Comic Strip SuperstarAre you the next Comic Strip Superstar? There's only one way to find out--enter an international search for the next popular comic strip artist, sponsored by Andrews McMeel Publishing and hosted by The winner will receive a publishing contract from Andrews McMeel Publishing, a $5,000 advance from Universal Uclick, and a monthly stipend for the development of 20 comic strips that will be considered for syndication.

From the submissions, Universal Press Syndicate will narrow the entries down to 250 quarterfinalists. The quarterfinalists will then be narrowed down to 50 semifinalists by John Glynn and Lee Salem, seasoned Universal Press Syndicate editors. In the semifinal round, popular comic strip creators G.B. Trudeau (Doonesbury), Lynn Johnston (For Better or For Worse), Scott Hilburn (The Argyle Sweater), and Mark Tatulli (Lió and Heart of the City) will choose 10 finalists and post feedback for each on customers will then have the opportunity to view the finalists' submissions and vote for the grand prize winner.

Sounds great. I LOVE that people are still encouraging the art of the comic strip, which is what really got me into comics in the first place (more so than comic books). But the fine print does make me more uneasy.

8. PRIZES. One Grand Prize will be awarded consisting of the following:

A. A full publishing contract with Andrews McMeel Publishing, LLC to market and distribute a collection of the Grand Prize Winner's comic strips or comic panels as a published book. Upon the full execution of the publishing contract (and delivery by Grand Prize Winner of a minimum of 200 comic strips or comic panels approved by Andrews McMeel Publishing, LLC editorial staff), Andrews McMeel Publishing, LLC will pay the Grand Prize Winner US $5,000. The approximate retail value ("ARV") of the publishing contract is US $5,000 for the advance. This US $5,000 payment is an advance against the royalties to be earned by the Grand Prize Winner under the publishing contract. Andrews McMeel Publishing, LLC will determine the royalty rates to be paid under the publishing contract, which will depend on the format in which the book is published. Publishing contract with Andrews McMeel Publishing, LLC is not negotiable, and Grand Prize Winner must sign "as is" upon receipt of the executable contract as described in Section 9 below if he/she wishes to enter into the publishing contract being awarded.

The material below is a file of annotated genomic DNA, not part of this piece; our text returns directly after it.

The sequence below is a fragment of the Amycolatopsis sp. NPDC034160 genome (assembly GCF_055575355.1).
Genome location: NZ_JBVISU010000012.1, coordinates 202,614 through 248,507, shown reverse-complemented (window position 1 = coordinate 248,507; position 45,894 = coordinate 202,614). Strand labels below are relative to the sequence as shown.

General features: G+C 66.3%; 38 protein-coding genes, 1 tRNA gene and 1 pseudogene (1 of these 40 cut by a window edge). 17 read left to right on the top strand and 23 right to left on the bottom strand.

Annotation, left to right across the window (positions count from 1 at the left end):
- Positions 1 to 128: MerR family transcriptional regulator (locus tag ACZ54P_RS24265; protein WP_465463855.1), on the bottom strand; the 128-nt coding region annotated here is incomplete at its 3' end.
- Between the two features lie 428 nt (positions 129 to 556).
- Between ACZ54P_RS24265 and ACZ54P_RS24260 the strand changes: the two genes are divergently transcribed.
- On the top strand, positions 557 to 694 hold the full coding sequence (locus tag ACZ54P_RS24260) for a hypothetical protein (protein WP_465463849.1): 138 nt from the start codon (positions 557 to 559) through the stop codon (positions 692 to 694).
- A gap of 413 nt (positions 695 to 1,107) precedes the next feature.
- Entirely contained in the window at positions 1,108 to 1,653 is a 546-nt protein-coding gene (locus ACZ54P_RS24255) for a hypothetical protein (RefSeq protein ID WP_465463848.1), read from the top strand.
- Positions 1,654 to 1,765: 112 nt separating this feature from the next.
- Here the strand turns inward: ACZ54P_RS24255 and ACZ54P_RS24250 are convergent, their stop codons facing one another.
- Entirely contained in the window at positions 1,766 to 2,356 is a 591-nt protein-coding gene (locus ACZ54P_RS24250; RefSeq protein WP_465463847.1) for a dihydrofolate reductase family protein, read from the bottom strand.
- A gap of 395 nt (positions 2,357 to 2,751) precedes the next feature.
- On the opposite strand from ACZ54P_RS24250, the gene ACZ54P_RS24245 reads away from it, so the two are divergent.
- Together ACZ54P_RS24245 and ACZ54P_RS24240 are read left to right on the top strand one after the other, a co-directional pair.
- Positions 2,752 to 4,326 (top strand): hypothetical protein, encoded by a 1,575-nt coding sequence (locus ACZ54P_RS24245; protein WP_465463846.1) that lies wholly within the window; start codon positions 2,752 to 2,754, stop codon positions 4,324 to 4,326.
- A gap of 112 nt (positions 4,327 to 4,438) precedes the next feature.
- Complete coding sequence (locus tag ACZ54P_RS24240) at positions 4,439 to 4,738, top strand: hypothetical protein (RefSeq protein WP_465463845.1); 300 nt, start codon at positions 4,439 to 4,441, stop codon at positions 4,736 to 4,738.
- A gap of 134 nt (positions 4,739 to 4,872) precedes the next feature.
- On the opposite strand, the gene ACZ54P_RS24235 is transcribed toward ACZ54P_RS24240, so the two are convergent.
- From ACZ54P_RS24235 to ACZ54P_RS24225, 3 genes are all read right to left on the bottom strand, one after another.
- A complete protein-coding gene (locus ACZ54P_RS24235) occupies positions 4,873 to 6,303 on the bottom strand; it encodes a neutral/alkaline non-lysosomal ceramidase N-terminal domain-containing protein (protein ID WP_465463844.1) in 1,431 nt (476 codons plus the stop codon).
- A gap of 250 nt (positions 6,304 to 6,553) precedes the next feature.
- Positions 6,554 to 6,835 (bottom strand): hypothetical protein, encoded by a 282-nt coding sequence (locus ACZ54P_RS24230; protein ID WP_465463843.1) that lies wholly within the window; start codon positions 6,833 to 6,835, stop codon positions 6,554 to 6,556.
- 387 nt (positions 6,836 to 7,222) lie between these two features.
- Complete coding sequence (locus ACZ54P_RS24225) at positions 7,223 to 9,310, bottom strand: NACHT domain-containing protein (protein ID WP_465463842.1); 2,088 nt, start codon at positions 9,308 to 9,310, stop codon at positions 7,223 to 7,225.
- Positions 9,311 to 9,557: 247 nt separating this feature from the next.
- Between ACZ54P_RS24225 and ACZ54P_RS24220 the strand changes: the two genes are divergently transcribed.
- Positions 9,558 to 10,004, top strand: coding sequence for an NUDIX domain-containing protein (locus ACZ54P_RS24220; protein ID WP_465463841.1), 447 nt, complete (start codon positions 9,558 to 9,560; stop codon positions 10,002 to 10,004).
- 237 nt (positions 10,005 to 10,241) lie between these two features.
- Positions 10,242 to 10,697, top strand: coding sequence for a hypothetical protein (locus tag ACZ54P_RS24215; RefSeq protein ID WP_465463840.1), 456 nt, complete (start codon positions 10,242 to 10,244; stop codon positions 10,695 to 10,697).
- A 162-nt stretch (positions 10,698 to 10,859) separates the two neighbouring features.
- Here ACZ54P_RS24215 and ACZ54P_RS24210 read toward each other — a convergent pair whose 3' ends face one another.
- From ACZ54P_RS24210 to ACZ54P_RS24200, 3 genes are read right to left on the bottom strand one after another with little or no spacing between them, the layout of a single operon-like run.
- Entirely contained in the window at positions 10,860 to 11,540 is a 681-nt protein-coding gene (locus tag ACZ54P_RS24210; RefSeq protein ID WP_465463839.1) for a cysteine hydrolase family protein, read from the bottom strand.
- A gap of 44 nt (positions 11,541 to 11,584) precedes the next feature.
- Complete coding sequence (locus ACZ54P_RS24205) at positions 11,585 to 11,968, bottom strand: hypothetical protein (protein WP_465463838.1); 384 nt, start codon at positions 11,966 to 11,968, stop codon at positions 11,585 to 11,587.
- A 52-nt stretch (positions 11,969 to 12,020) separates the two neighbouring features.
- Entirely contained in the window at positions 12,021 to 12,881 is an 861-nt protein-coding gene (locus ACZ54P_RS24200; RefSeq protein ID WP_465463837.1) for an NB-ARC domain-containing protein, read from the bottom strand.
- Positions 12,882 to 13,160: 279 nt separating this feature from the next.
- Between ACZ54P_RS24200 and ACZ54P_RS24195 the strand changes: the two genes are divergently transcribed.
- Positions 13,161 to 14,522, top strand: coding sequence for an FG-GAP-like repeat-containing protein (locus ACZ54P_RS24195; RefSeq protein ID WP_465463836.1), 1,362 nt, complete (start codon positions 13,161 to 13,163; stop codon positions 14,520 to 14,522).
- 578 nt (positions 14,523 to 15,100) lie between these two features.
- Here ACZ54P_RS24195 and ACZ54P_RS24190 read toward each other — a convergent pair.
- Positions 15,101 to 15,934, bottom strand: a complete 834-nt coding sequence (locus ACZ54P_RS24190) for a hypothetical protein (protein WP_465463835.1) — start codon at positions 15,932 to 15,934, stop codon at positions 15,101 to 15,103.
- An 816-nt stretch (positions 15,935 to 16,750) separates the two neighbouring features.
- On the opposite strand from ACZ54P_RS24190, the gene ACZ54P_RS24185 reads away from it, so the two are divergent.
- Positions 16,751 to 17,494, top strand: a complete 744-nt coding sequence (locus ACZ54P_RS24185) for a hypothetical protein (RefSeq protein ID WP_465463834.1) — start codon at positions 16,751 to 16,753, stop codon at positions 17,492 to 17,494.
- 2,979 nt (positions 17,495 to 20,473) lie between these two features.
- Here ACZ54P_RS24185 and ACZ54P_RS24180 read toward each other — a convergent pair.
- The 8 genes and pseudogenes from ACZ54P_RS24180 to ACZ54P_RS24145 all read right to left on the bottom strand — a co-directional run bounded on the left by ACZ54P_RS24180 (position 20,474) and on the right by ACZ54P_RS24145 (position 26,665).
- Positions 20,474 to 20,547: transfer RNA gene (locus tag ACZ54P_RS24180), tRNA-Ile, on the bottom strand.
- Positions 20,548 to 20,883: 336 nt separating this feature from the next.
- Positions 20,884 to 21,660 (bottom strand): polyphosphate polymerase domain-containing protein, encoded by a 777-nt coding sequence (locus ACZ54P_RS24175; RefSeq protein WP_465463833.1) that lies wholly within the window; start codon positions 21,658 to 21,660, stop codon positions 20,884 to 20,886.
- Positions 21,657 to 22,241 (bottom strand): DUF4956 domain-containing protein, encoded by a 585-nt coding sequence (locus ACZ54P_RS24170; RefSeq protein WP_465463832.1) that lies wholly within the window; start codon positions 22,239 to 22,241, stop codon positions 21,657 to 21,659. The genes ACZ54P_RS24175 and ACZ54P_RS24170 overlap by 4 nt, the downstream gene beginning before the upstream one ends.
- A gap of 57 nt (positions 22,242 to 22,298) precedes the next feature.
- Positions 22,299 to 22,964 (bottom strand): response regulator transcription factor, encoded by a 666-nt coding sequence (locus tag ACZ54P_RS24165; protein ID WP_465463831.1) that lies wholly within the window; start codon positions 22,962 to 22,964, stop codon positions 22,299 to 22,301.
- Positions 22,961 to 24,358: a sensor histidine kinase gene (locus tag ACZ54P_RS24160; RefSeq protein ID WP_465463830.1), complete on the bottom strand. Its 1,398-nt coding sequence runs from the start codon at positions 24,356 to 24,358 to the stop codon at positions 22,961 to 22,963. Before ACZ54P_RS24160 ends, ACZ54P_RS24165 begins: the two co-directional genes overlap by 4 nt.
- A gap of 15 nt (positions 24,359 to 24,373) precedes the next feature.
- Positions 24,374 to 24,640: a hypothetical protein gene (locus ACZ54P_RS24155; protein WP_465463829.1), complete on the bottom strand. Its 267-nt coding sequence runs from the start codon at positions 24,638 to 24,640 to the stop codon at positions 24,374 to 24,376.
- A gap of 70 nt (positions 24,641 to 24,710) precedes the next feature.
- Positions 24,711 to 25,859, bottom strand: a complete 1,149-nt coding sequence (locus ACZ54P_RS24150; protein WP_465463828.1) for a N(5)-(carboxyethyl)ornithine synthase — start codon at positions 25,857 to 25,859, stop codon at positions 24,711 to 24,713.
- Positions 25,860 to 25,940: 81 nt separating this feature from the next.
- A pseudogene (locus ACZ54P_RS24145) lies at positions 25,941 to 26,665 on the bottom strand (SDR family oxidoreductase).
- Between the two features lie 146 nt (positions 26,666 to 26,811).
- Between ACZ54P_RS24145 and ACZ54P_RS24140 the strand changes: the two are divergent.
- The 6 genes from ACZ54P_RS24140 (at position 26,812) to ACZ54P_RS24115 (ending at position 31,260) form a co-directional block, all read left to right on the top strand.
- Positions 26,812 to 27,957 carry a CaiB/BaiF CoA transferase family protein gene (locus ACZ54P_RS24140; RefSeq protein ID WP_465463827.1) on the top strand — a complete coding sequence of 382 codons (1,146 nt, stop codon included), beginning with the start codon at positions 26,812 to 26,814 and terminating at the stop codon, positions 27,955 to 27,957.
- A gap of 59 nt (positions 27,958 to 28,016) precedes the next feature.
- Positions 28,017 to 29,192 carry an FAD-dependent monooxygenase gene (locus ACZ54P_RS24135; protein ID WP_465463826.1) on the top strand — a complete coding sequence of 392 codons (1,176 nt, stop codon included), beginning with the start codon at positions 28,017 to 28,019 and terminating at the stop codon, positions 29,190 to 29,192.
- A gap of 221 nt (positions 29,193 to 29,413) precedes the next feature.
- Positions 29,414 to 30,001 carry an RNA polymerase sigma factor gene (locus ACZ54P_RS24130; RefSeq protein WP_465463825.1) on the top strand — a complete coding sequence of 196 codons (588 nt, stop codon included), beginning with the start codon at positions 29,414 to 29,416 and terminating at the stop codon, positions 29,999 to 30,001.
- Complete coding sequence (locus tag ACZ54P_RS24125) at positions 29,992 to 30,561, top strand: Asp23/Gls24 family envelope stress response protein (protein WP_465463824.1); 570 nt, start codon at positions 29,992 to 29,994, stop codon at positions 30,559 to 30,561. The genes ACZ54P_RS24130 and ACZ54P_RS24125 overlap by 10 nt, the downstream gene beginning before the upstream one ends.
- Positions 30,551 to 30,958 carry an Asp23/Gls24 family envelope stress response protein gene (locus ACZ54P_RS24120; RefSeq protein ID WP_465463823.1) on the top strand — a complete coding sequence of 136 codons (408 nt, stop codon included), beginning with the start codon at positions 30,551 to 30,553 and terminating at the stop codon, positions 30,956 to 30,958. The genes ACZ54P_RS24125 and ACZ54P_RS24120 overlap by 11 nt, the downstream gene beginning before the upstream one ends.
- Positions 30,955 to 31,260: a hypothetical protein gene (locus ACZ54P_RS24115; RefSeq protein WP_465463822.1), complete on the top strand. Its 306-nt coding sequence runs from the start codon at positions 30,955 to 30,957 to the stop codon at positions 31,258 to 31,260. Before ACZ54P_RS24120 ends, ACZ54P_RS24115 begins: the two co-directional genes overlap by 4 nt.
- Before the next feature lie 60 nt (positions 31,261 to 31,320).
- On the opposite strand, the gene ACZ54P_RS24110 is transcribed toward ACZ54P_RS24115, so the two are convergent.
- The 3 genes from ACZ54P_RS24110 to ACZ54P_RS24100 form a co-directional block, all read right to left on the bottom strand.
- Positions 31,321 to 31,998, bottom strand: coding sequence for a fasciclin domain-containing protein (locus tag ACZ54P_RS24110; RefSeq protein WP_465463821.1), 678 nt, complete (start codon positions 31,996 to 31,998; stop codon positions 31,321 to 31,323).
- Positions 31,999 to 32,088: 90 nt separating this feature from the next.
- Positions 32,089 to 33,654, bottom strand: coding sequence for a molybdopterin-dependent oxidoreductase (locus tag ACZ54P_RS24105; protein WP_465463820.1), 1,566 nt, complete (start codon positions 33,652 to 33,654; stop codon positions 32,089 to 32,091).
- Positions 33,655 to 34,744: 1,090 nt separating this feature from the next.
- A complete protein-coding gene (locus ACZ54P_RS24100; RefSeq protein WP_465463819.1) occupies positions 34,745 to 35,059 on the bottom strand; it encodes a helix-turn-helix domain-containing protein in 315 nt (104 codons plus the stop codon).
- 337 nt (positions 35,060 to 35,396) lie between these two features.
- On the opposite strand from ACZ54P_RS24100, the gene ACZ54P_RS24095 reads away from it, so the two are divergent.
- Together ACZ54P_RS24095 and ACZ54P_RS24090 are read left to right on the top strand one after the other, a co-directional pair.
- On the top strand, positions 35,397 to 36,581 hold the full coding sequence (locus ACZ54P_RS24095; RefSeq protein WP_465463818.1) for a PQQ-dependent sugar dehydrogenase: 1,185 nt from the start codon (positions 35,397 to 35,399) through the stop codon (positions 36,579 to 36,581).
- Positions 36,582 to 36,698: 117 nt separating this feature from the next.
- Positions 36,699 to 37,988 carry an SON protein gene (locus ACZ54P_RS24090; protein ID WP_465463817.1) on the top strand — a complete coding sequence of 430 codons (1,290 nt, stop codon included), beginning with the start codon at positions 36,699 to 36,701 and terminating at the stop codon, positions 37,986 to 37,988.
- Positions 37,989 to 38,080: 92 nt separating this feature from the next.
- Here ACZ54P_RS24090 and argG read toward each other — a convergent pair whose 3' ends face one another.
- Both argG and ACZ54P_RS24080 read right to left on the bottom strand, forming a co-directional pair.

B. A development contract with Universal Uclick to develop the Grand Prize winner’s comic strips or comic panels into a feature suitable for syndication. Universal Uclick will pay the Grand Prize Winner a monthly stipend of $300 for each month during the term that Grand Prize Winner submits 20 comics for feedback and evaluation by Universal Uclick. The maximum term of the development contract is 24 months, but it is cancelable by Universal Uclick prior to the stated maximum term in the event of a breach by the Grand Prize Winner, an election by Universal Uclick to discontinue development or an election by Universal Uclick to proceed with early launch of syndication. The ARV of the development contract is US $7,200 based on the maximum term of the stipend. Development contract with Universal Uclick is not negotiable, and Grand Prize Winner must sign "as is" upon receipt of the executable contract as described in Section 9 below if he/she wishes to enter into the development contract being awarded.

The Grand Prize Winner must also enter into a full "syndication" contract with Universal Uclick. The syndication contract is open for good faith negotiation, but if the Grand Prize Winner and Universal Uclick cannot timely come to terms on a syndication agreement, Universal Uclick retains the right to match any bona fide third party offer of syndication made to the Grand Prize Winner during the 24-month period following the start date of the development contract.

C. A "Feature" contract with Universal Uclick including distribution on desktop and mobile applications. The Grand Prize Winner’s comic strips or comic panels will appear on and will be advertised on the sites both web and mobile, featured in a daily email and promoted within mobile applications. Universal Uclick will determine the royalty rates to be paid under the Digital Rights Agreement. The agreement with Universal Uclick is not negotiable, and Grand Prize Winner must sign “as is” upon receipt of executable contract as described in Section 9 below if he/she wishes to enter into the publishing and syndication contracts being awarded.
Part B, to my mind, is quite good. Universal is willing to pay a minimal stipend (don't quit your day job, kiddos) during the development period—a 24-month stretch during which the creator will work out the kinks in his/her comic strip and try to satisfy Universal's editors that it's commercially viable—and will negotiate a syndication contract in good faith once they think you've got something.

Parts A and C are more troubling. Only a $5,000 advance on the book, and all terms of the contract are non-negotiable? The online feature is similarly non-negotiable?